The Land Rover G4 Challenge will no longer provide a "Lasting Human Legacy." Why? Because it's been cancelled. If you need a reason that an 18-month-long event with trials in 18 nations for folks vying for a three-week jaunt through Asia has been killed, your hint is 'train wreck economy.' It's no surprise, after the company has cut production, bowed out of the Detroit Auto Show, and asked the British government for £1 billion to keep the machinery running. Instead, the company will focus on product launches and creating other ways to reach consumers. If there is any silver lining about another cool motoring event being relegated to the dustbin of history, it's that when car makers are in the money again we expect to have a pile of brand new cool auto events to announce. Or not...

PRESS RELEASE

Land Rover has today confirmed that it will cancel the Land Rover G4 Challenge program in order to focus more on product launches in 2009.

"Given the severity of the global economic downturn and trading conditions, we need to make some tough decisions and that means prioritizing our budgets on new product launches. We are disappointed for the competitors who have shown so much commitment and put tremendous effort into succeeding as representatives of their nation. We have and will continue to take swift and decisive actions for the benefit of the business; unfortunately that means the Land Rover G4 Challenge has to come to an early close," said Phil Popham, Managing Director Land Rover.

Popham continued: "We want to thank the suppliers and sponsors who formed an integral role in the Challenge to date. The Challenge played a part in bringing the adventurous spirit of our brand and products to life. We will continue to look at other opportunities which will enable us to engage with our customers and reach new audiences."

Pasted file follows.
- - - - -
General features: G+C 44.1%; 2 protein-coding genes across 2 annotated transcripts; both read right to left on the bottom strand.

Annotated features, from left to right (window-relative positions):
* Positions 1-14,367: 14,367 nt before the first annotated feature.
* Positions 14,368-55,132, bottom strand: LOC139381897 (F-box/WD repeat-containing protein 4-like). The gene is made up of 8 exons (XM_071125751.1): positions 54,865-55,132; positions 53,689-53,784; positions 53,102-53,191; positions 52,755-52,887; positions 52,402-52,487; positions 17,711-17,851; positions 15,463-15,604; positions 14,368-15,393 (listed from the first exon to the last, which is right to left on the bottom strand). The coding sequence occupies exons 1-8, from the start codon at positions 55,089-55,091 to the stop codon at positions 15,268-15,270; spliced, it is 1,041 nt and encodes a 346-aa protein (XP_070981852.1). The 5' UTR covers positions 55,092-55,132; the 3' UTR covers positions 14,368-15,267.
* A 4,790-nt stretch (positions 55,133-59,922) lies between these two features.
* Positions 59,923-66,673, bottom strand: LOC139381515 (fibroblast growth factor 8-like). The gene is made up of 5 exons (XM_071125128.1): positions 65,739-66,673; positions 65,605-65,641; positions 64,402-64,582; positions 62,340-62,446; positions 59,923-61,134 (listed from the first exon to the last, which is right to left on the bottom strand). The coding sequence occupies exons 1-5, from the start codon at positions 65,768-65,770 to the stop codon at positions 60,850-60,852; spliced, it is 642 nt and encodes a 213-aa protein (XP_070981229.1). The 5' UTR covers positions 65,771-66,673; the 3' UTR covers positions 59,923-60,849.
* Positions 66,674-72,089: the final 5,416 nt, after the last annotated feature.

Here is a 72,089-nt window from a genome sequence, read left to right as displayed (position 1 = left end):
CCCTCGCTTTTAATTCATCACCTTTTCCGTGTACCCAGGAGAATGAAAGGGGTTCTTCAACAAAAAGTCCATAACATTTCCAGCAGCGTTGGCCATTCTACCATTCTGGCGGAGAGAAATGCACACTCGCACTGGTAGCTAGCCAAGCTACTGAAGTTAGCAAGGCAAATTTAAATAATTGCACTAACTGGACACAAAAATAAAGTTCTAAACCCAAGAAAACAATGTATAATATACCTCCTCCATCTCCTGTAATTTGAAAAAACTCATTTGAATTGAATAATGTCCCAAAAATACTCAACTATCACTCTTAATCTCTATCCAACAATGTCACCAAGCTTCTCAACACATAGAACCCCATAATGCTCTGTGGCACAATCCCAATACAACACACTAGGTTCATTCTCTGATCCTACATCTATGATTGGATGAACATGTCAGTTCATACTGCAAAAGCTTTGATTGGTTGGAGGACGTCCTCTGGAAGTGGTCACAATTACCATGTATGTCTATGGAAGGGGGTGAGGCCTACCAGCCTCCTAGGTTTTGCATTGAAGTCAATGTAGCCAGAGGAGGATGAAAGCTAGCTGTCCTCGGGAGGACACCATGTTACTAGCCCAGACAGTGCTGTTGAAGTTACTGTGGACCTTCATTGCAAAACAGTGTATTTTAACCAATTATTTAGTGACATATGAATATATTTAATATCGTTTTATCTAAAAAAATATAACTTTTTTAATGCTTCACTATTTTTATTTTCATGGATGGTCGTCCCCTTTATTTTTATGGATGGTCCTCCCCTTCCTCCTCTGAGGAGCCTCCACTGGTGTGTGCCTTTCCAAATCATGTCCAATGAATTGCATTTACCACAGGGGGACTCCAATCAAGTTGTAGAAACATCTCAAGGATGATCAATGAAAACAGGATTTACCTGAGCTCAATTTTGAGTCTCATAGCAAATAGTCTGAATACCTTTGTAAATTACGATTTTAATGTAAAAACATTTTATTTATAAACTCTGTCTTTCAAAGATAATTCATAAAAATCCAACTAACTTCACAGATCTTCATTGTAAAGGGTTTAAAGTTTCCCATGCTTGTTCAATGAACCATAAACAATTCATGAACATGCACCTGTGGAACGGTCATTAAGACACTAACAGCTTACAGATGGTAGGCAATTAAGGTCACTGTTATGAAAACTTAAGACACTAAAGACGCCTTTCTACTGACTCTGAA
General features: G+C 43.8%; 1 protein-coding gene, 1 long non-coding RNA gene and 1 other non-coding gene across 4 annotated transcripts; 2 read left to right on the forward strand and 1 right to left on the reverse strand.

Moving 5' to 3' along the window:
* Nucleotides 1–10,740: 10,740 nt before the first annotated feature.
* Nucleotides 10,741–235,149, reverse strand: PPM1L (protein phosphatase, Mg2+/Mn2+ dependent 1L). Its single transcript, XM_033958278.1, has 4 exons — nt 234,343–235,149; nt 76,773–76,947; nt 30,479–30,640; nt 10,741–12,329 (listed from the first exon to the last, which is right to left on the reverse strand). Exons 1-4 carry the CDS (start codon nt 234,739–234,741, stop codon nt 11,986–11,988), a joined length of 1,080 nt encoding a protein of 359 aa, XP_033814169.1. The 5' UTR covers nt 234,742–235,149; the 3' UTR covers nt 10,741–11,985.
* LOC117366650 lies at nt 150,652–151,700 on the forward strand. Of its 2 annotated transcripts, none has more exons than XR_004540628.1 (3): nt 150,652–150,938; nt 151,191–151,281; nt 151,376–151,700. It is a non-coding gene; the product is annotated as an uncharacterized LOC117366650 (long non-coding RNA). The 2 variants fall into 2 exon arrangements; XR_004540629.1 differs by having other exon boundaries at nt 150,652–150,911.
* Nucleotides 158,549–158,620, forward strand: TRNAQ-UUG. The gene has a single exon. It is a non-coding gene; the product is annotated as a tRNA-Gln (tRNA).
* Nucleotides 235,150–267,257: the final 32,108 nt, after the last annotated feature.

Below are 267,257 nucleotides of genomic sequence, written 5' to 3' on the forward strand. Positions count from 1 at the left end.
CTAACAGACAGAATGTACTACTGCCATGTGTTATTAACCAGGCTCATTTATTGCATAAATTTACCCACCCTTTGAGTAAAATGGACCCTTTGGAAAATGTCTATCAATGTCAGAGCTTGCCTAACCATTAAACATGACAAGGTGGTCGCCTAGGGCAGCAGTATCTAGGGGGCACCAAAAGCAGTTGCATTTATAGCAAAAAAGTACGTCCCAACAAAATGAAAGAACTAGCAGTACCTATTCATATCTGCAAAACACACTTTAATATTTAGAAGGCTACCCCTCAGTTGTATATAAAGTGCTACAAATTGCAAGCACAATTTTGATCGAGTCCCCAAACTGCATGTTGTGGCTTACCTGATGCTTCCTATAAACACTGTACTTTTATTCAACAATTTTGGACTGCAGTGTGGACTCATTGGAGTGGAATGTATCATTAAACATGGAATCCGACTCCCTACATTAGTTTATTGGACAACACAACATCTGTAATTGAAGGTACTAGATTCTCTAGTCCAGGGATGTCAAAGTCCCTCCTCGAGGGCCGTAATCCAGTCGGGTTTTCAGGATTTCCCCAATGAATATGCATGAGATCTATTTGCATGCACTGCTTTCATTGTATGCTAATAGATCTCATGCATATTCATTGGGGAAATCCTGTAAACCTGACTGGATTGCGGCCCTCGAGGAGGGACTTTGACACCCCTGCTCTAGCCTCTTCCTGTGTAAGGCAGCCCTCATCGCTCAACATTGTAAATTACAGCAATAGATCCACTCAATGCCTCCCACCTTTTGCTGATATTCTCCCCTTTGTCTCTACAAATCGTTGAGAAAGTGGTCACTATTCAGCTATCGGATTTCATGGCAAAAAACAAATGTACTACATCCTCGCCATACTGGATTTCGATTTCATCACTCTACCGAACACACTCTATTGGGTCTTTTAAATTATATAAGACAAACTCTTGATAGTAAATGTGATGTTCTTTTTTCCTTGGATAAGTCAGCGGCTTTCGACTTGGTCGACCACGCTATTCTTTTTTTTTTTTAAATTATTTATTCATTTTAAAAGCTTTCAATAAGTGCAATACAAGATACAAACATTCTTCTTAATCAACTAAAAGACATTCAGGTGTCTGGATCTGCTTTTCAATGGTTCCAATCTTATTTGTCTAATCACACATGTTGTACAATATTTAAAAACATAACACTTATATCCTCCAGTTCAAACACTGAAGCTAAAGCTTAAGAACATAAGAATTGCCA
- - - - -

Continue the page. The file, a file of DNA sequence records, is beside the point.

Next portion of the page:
A key part of the Land Rover G4 Challenge was its commitment to the International Federation of Red Cross and Red Crescent Societies. The Challenge was utilized as a fund generating activity for the charity, with the aim of generating £1million over the course of the next two programs. Despite cancelling the Challenge, Land Rover remains committed to this partnership.

Paul Jenkins, speaking on behalf of the International Federation of Red Cross and Red Crescent Societies said: "The International Federation's partnership with the Land Rover G4 Challenge has already had a substantial impact on the lives of vulnerable people in many countries and we are well ahead of the targets we set. We highly value the support we have received and look forward to strengthening relationships between Land Rover and national Red Cross Red Crescent Societies around the world."

"This relationship is something Land Rover highly values and we are proud that it helps to save lives. We will continue to build on the incredibly successful partnership we have with the International Federation and the funds generated to date prove this success," said Popham.

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